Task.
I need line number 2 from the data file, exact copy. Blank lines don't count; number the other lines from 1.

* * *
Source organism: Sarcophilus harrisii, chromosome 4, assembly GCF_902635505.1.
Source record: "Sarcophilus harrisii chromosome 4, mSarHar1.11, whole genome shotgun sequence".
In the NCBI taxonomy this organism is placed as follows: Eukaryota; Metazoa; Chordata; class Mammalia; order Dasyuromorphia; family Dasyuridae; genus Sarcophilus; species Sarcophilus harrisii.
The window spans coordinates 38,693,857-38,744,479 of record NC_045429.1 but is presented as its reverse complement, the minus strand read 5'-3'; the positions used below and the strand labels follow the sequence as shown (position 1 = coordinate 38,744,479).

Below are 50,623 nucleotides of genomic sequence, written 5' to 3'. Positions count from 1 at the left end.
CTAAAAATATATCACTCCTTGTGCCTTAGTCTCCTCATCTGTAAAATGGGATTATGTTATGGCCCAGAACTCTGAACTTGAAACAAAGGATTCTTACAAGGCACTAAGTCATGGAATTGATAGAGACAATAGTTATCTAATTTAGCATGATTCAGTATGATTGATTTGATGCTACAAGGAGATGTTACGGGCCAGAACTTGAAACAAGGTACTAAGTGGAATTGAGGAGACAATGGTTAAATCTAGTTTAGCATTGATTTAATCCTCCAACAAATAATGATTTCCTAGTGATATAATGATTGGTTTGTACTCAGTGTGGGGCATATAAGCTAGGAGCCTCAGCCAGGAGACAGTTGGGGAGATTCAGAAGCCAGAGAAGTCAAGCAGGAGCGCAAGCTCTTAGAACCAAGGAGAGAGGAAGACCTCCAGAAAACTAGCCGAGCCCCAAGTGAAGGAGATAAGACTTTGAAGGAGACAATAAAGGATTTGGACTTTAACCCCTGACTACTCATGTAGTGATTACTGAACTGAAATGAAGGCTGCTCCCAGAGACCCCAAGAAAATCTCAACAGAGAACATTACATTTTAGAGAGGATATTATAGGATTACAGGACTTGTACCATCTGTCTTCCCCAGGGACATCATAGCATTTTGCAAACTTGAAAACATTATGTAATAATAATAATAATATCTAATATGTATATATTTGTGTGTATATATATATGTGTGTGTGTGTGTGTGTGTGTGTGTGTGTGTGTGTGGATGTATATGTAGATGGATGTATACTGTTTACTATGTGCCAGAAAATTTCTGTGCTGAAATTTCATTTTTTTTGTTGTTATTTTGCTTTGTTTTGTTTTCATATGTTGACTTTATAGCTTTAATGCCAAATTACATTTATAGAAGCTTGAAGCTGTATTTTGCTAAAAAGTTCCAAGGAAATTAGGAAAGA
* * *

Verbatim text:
Source record: "Sarcophilus harrisii chromosome 4, mSarHar1.11, whole genome shotgun sequence".